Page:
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The surgeon-turned-minister who fooled France


Before building a reputation as an honest and rigorous politician, France’s disgraced budget minister, Jérôme Cahuzac, made a fortune snuggling up to pharmaceutical giants and balding politicians. FRANCE 24 takes a closer look.


Jérôme Cahuzac once compared having a Swiss bank account with taking a pregnancy test. “It’s either there or it’s not – there’s no inbetween,” he told a reporter from French daily Libération in February. “Do you think I’d still be in office if there was the slightest chance I had one?”

Two months later, Cahuzac’s carefully concealed “pregnancy”, or 600,000 euro offshore bank account, has come out screaming. Described by the French press as “one of the most spectacular scandals” the country has seen for decades, Cahuzac’s admission of guilt – after four months of public denial – has left the nation dumbfounded, and his Socialist Party colleagues devastated.

Cahuzac was deemed a tough-talking, earnest politician who prided himself on honesty. His staggering fall from grace has got everybody in France wondering, who is the Socialist minister who duped the nation?

Spinning hair into money

A discreet, respected figure among the Socialists, Cahuzac remained largely unknown to the general public until very recently, save for an incident in 2011 when he slapped an ill-spoken 20-year-old and told him to “show some respect”. It was only in 2012, during François Hollande’s presidential campaign, that Cahuzac became a household name. Invited to speak on a primetime political TV show, he failed to mask his alarm when questioned about Hollande’s controversial 75% millionaire tax. Since then, he has been best known, ironically, for his labours to crack down on tax evasion.

Cahuzac’s political ambitions emerged late in life. Trained in medicine, he began his career as a cardiologist after studying in Paris in the late 1970s – an era he described as “one long party”. Consequently, Cahuzac campaigned against the excessive consumption of alcohol and nicotine, a cause which would lead him, years later, to help draft government legislation banning tobacco smoking in public places.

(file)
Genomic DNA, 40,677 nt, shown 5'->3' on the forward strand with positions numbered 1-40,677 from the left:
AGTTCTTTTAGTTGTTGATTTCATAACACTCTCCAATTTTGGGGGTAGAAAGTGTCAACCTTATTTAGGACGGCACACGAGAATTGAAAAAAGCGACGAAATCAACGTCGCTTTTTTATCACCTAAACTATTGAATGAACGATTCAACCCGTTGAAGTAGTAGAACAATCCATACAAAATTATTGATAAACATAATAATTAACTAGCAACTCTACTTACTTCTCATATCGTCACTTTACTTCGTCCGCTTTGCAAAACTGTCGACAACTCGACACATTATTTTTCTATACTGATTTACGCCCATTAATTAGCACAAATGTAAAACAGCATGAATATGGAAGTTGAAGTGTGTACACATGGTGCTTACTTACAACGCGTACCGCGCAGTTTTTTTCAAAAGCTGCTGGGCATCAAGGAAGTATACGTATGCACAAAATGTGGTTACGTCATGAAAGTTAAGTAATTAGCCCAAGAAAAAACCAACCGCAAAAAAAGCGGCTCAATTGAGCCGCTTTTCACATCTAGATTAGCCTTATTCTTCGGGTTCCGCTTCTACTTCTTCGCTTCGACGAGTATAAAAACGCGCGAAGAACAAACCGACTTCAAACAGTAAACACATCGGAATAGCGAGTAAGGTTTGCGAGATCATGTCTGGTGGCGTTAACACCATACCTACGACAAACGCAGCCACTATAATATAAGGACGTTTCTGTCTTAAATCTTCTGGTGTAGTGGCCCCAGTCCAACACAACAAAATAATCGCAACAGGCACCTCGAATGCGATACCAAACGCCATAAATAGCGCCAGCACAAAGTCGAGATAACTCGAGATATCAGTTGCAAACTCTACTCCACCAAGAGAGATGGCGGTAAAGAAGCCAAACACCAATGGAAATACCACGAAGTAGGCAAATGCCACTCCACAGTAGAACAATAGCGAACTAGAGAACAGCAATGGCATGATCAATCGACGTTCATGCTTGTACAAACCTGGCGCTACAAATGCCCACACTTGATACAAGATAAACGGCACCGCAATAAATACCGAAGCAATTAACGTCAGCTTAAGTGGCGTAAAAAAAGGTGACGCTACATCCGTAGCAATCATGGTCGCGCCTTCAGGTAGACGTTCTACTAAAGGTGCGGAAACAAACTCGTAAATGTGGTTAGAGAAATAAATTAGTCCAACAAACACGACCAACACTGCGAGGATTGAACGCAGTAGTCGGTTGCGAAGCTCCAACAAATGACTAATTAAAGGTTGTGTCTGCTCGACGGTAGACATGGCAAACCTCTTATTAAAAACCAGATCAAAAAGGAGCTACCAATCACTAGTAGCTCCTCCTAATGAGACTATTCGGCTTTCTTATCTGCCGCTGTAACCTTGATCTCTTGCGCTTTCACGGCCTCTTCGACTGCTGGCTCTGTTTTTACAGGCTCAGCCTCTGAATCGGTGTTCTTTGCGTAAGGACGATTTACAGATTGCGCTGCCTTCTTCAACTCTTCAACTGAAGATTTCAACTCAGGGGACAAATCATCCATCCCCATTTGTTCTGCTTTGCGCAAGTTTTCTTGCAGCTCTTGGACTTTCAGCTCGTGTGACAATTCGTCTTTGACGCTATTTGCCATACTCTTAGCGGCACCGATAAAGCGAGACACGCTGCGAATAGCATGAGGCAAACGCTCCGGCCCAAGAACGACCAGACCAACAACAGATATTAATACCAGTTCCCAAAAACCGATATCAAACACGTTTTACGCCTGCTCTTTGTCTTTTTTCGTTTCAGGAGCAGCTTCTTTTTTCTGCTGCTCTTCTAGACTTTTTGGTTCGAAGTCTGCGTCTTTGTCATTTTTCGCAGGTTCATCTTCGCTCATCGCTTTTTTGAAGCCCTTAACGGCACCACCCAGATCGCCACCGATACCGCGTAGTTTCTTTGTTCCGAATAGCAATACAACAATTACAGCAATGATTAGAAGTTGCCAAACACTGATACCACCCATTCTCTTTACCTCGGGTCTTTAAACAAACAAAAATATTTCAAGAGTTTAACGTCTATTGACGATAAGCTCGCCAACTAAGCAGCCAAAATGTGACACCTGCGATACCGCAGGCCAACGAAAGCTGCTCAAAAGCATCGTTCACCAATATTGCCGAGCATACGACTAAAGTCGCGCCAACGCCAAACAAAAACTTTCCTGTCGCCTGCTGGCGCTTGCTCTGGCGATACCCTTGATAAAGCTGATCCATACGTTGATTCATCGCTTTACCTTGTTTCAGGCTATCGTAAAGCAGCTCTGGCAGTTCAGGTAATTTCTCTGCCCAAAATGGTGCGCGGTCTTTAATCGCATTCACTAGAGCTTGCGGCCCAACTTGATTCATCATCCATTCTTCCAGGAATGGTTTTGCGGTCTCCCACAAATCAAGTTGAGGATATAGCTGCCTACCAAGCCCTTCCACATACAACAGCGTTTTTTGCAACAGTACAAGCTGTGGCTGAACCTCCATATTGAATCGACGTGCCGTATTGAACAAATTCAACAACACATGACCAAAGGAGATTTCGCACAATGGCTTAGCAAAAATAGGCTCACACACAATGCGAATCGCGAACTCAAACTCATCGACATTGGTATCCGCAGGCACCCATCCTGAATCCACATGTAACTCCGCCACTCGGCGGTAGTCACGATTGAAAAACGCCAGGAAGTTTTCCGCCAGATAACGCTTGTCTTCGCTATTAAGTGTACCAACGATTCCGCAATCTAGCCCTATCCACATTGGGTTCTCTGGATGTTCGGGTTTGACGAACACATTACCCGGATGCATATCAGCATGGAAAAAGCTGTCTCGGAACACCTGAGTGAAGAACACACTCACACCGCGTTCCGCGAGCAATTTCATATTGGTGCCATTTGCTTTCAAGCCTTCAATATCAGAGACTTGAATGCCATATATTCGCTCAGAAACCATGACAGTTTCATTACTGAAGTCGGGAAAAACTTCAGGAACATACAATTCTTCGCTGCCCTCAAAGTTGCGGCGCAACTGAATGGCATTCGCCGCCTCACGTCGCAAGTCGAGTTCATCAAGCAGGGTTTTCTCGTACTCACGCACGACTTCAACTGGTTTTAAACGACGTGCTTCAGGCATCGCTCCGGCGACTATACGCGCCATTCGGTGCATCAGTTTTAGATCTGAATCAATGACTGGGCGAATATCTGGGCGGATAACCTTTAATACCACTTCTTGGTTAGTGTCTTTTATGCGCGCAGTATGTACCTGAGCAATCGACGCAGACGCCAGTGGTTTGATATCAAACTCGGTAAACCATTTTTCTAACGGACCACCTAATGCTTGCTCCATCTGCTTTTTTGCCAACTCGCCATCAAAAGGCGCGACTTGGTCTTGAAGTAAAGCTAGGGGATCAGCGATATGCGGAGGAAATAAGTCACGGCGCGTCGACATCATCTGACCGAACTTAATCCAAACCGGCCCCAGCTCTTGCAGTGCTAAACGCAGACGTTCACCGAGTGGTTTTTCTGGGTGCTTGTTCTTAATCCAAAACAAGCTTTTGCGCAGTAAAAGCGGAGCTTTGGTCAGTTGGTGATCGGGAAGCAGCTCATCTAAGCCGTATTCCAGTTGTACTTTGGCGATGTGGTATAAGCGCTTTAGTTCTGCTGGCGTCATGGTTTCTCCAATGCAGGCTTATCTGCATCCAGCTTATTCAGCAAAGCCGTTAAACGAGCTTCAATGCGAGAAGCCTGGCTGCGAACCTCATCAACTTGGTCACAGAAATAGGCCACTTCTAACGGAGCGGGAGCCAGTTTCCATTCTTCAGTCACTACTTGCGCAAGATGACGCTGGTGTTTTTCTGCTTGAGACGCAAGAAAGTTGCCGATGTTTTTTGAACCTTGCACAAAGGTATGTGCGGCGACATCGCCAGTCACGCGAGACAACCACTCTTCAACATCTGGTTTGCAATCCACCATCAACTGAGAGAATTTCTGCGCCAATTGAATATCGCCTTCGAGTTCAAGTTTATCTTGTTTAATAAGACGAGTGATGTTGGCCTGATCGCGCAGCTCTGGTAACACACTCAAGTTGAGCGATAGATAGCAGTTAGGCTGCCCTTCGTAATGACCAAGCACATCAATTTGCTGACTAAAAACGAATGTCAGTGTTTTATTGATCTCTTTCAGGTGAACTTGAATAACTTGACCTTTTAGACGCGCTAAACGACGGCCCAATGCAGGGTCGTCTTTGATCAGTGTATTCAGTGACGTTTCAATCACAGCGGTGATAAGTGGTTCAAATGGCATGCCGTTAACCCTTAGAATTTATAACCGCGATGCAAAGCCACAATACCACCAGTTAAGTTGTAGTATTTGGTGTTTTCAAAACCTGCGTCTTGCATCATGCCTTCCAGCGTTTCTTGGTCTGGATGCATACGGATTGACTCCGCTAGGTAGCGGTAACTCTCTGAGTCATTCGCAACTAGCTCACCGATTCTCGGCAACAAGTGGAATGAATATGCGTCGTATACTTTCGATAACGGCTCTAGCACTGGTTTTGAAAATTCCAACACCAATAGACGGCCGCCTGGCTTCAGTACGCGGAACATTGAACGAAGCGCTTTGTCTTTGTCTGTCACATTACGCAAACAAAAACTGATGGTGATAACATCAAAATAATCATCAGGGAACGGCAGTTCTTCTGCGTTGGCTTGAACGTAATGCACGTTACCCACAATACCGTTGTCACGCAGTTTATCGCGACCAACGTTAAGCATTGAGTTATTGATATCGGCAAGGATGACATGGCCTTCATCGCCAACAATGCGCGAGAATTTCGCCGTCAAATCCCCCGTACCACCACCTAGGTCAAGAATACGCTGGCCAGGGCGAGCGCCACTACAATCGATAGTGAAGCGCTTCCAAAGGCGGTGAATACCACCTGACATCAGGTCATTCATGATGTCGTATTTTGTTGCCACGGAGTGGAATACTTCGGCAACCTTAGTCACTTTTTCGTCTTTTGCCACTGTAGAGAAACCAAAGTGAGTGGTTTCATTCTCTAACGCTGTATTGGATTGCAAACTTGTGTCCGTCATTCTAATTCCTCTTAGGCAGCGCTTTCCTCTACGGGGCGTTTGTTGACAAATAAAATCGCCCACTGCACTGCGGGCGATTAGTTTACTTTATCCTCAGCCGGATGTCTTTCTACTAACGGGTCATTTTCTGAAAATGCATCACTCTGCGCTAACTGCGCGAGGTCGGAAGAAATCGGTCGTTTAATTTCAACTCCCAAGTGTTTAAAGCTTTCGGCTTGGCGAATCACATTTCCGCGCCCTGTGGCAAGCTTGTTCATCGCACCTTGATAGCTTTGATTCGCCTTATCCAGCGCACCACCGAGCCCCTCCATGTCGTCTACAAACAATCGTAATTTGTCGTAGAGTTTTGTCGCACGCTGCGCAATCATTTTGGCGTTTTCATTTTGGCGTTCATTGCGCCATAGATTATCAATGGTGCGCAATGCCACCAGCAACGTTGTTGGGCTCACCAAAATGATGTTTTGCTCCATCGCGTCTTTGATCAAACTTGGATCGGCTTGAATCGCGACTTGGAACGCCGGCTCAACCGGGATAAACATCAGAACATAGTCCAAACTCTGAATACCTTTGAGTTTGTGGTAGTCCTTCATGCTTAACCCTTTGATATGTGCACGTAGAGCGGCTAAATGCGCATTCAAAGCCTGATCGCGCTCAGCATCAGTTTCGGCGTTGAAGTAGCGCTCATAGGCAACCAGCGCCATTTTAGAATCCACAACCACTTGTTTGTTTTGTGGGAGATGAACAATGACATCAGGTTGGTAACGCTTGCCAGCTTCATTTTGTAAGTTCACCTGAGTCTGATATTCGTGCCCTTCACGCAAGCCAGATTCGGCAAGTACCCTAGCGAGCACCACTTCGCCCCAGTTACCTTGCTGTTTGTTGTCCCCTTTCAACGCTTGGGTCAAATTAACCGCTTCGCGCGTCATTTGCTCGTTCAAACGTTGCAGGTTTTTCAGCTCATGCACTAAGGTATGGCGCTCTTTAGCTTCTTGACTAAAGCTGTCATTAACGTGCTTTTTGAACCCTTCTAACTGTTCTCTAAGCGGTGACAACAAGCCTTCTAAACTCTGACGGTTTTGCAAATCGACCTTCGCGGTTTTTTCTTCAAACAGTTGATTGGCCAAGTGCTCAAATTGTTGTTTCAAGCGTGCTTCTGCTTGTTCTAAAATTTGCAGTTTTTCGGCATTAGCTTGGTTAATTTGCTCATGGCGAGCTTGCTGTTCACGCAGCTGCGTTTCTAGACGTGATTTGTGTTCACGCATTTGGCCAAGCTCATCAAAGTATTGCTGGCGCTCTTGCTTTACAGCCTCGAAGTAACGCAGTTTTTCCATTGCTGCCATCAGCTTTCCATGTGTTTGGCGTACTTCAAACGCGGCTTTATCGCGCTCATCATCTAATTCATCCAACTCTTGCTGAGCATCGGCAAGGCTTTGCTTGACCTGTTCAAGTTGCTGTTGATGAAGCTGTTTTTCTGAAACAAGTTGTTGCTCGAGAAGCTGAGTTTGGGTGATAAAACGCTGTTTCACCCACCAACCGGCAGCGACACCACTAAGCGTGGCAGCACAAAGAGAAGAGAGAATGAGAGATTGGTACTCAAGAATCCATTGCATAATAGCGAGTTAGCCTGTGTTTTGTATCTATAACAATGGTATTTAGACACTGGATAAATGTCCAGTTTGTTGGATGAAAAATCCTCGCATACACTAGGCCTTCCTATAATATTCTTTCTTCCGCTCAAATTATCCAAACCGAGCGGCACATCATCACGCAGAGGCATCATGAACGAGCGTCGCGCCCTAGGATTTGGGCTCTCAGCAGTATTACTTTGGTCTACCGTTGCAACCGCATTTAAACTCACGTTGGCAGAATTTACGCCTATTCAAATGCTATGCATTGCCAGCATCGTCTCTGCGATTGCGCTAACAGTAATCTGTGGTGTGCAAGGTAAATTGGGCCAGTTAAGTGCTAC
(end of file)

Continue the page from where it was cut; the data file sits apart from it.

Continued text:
In the early 1990s, Cahuzac entered the world of cosmetic surgery alongside his well-to-do wife, dermatologist Patricia. The couple opened a hair transplant practice off the Champs-Elysées in Paris, welcoming the balding rich and famous: among them, the political elite. Cahuzac is said to have made political contacts through his influential clientele. He also made a substantial amount of money – in 1994, Cahuzac and his wife bought a 200-square-metre apartment on one of the most expensive avenues of Paris. But Cahuzac complained of “working very hard” and suffering from long hours.

Pharmaceutical sweeteners?

Before opening the clinic, Cahuzac worked as a consultant for the Ministry of Health, dealing specifically with the powerful pharmaceutical industry. Shortly afterwards, pharmaceutical giants Fabre and Upsa hired Cahuzac as a consultant themselves, paying him a total of 900,000 euros over a four-year period. They also went on to generously sponsor sports centres in the region of Villeneuve-sur-Lot the following decade, where Cahuzac served as mayor.

Cahuzac did not only befriend pharmaceutical companies. A keen golfer, he found a sporting companion in Philippe Péninque, a close adviser and friend to National Front leader Marine Le Pen. According to French daily Le Monde, it was Péninque who opened Cahuzac’s infamous UBS account in Geneva in 1992.

In an interview with Le Figaro last September, Cahuzac acknowledged “earning a good living” and said that he “had never felt ashamed of it”. But when his new 300-square-metre Parisian home was burgled a few weeks later, Cahuzac attempted to stifle press reports detailing the size of his apartment and the list of stolen goods (which included eight Rolex, Jaeger-Lecoultre, Boucheron, Chaumet and Breitling watches, worth more than 10,000 euros each).

Champagne Socialist

Despite Cahuzac’s impressive fortune (he was one of only four Socialist ministers to pay tax on his wealth), sources close to him told Le Monde that he often complained of “having lost all [his] money to politics”. Following his separation from Patricia Cahuzac in 2011, he fought a fierce battle for their home and clinic (leading some to believe she could be responsible for the leak to Mediapart, the investigative website which brought about his downfall).

Cahuzac was often ridiculed by the rightwing as a “Champagne Socialist,” and faced criticism from his own party members for alleged sexism. Both sides agreed that he was arrogant. But he was praised by leaders across the political spectrum for running a tight ship as budget minister. When Mediapart revealed his offshore savings account in December, even his political rivals took his defence, dismissing the website’s accusations as false.

Interestingly, one of those most keen to defend Cahuzac was rightwing UMP leader Jean-François Copé. The day after the allegations emerged, he publicly expressed his “personal respect” for Cahuzac. Copé went on to describe the then budget minister – in what today seems like a case of comic sarcasm or an inside joke – as “one of the rare ministers who, we can all agree, really knows what he is talking about”.

Now charged with fraud for committing the very crime he was tasked with cracking down on, Cahuzac faces up to five years in prison and a 375,000 euro fine.

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